Many cyclists will “ride their age” on their birthday. I wanted to ride 40 miles back in April for this reason. I was busy with other things and it didn’t work out.
Today was Tim’s birthday. He broke from tradition and decided he wanted to do a century, and no, he is not 100 years old. He mentioned something about it to me on Sunday evening, so I took the day off work.
This meant scrambling last night to get the fenders installed on the LHT, as the weather forecast was calling for rain ALL…. DAY…. LONG….
This morning the weather was as predicted. I rode in the rain to Breadworks for coffee and snacks before heading out. Temperatures held steady in the low to mid 50s all day, which made clothing decisions a little easier.
We intended this to be a “tempo” ride. We didn’t want to slog through at 10mph all day. The route promised a lot of rollers.
We headed south-east on roads that we’ve both traveled before. Once we were south of Shelbyville, we turned north (and out of the wind!) to our first store stop in Shelbyville at about mile 39. They welcomed soggy customers.
My camera got wet and you can see the rain drops on the lens. It’s still working, but not quite right. I didn’t take a lot of pictures.
Yes, that’s a piece of breakfast pizza and gatorade. I inhaled it and we moved on.
We headed north out of Shelbyville, then turned north west toward Crestwood. Mt Zion Rd seemed much longer than it should have. The rollers were never-ending. We were wet. Did I mention it was raining?
We knew we were getting close to our lunch stop in Crestwood, which was also approximately the 62 mile (100K) mark, and would be a good indication of our pace.
We were both riding pretty strong at this point. We felt better without the headwind and were pushing to make the lunch stop.
We rolled into our lunch stop, Frascelli’s at 1:30, which meant we did a 100K in 5:30. That’s faster than any other I’ve done.
I had one beer, a glass of water, fried ravioli, and a burger. I didn’t pay attention to Tim’s food, other than the fact he didn’t eat it all. Unlike him, I can put down a large amount of food and keep on riding.
The waitress was kind enough to bring us paper towels to dry off with. Did I mention it was raining?
The rest of the ride was a bit of a slog. I felt good about my time to the lunch stop, but it went downhill from there. I was quite cold when leaving Crestwood. I did warm up after a climb, but I didn’t have the same energy level. I’ve done a lot of 50-70 mile rides this year, but few centuries.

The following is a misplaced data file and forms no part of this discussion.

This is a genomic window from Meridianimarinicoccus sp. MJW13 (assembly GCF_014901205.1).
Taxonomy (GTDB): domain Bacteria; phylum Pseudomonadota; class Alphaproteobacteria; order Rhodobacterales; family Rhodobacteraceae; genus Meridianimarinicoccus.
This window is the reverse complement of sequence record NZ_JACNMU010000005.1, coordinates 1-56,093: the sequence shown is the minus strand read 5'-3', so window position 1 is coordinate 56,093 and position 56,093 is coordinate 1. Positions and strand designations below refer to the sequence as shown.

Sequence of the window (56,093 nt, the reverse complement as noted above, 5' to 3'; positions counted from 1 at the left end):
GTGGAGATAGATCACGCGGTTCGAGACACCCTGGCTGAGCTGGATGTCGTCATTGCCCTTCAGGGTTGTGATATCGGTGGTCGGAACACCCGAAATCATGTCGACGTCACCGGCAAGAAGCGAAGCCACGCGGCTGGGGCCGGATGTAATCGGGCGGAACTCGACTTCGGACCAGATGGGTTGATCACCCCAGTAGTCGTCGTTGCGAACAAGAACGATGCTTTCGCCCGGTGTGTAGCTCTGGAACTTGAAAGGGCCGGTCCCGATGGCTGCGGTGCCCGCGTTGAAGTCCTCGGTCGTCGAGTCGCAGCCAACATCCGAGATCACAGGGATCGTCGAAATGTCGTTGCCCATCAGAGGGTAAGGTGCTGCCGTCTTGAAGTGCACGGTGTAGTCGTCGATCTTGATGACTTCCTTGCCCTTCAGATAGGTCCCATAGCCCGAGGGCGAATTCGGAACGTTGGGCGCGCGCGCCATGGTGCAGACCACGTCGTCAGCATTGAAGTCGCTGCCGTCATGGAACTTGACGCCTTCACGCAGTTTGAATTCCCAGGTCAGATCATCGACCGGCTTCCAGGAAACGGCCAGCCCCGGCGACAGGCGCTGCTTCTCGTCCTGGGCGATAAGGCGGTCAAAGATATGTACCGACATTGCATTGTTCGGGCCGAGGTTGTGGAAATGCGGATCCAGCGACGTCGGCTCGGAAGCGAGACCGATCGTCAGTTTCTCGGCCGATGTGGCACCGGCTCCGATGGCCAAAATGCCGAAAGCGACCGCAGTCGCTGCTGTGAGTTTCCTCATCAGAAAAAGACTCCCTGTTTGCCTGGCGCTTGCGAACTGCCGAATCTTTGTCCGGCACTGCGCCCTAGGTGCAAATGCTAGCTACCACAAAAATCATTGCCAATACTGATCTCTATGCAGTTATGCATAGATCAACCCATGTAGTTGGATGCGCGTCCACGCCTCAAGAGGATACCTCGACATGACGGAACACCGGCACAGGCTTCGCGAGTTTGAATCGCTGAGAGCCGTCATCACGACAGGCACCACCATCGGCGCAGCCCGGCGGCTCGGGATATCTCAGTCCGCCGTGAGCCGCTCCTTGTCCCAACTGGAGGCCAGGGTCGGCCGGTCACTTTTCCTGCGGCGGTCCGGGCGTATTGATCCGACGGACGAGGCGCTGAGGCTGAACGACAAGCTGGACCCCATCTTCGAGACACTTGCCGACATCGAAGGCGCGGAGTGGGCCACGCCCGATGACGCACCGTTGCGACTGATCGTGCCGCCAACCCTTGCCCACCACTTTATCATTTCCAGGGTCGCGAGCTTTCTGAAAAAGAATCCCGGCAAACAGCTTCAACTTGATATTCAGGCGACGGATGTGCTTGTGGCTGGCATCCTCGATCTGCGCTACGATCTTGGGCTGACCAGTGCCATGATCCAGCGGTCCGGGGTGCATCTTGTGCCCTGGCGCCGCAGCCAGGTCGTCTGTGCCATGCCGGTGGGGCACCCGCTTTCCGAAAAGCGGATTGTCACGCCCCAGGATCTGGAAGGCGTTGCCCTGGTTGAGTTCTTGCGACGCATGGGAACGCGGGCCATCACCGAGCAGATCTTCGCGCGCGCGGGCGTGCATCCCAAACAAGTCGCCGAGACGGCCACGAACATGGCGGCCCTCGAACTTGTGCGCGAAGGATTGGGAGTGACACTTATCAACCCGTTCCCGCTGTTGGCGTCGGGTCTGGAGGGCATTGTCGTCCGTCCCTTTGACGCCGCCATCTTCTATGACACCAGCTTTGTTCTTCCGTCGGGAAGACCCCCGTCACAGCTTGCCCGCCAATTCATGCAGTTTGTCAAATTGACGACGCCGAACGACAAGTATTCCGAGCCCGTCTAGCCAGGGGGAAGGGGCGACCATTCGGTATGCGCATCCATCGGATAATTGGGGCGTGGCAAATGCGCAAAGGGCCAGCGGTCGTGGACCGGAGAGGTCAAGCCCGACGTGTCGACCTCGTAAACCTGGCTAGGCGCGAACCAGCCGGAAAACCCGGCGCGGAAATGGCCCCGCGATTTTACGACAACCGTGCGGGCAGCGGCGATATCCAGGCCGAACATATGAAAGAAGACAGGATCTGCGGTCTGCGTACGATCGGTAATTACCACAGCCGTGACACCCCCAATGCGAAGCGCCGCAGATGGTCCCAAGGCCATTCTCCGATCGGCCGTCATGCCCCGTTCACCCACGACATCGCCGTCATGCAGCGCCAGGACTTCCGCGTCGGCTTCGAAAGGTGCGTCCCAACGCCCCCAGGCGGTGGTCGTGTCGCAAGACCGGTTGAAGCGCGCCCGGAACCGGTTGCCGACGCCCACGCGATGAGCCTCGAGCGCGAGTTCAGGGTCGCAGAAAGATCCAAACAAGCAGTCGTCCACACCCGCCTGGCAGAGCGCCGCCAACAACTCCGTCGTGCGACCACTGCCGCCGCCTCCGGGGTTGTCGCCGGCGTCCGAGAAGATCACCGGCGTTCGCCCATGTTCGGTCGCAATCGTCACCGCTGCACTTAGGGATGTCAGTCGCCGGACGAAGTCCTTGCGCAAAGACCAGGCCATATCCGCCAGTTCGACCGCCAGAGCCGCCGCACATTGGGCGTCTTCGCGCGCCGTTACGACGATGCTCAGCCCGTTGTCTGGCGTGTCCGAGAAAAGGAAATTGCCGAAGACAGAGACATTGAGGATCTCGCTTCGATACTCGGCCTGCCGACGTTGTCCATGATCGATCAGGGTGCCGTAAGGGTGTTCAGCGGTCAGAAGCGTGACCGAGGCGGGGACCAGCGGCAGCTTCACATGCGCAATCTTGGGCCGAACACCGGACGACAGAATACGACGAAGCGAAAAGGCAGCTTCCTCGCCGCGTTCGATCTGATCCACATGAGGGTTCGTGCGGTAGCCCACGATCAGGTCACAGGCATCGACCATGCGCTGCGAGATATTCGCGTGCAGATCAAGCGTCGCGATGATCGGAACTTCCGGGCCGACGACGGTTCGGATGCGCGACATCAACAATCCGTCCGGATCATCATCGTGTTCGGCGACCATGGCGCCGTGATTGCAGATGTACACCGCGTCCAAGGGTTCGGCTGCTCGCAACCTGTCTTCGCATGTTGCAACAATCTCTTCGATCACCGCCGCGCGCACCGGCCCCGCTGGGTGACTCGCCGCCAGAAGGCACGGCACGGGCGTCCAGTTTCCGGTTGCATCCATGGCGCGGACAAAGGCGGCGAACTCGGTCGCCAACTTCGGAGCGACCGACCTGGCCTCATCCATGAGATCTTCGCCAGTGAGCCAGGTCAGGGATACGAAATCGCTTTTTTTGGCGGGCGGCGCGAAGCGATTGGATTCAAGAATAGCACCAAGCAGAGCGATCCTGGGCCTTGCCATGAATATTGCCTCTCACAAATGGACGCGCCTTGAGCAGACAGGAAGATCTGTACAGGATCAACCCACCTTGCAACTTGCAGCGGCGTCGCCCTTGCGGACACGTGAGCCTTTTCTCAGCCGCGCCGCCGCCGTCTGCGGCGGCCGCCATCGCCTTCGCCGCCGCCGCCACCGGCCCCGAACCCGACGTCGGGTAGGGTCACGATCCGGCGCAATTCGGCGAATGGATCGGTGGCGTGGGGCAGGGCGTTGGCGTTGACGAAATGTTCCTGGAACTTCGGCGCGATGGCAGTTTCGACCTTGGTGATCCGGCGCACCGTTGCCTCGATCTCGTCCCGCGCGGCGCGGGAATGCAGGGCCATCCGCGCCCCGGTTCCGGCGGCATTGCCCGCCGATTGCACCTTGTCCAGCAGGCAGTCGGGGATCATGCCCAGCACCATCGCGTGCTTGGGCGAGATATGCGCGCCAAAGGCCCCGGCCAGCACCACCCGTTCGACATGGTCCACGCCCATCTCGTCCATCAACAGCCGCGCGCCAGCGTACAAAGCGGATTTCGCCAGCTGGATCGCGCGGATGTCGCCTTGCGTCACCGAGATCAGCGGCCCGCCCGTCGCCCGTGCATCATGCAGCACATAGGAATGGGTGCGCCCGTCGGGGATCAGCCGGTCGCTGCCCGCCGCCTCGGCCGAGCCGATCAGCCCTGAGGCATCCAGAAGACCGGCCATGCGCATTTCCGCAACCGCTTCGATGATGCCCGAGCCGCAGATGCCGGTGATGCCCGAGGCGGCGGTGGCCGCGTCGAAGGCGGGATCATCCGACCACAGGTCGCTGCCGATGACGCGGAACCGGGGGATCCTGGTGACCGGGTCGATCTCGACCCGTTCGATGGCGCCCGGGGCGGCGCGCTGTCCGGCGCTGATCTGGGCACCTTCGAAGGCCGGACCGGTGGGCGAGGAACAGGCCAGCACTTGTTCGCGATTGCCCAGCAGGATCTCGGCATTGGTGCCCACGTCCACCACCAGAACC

I was also starting to have saddle issues by mile 80 or so. I think it was poor position on the bike due to fatigue, but I’m not certain.
There were two stretches of US-42 to travel, which was less than pleasant. Once we got to River Rd in Louisville, it was rush hour, and we were just in heads-down-get-through-this mode.
We turned into Indian Hills which relieved the traffic situation, but there were well, uh, hills. They aren’t big hills, but we were tired.
We rolled back in front of Breadworks after nine and a half hours on the bike which is slow, but a good time for me on a century. Tim rode home to celebrate with his family. After I rode home, I had about 108 miles.
Issues: GPS craziness, rain, cold, everything getting wet, sore bits toward the end of the ride
Good things: Felt great when I got home, 100K time was good, food was good, stayed hydrated
It rained about 80% of the ride. The “miserable” part near the end is where we actually didn’t have rain for a while. The temperatures started around 50, climbed to about 55, and dropped back to the low-50s by the end of the ride. I never had to add or shed layers. That was convenient.
I don’t want to wait until a birthday to do the next century. I’d like to get one in per month!
* “I am not a nutritional role mode” quote shamelessly stolen from Kent Peterson.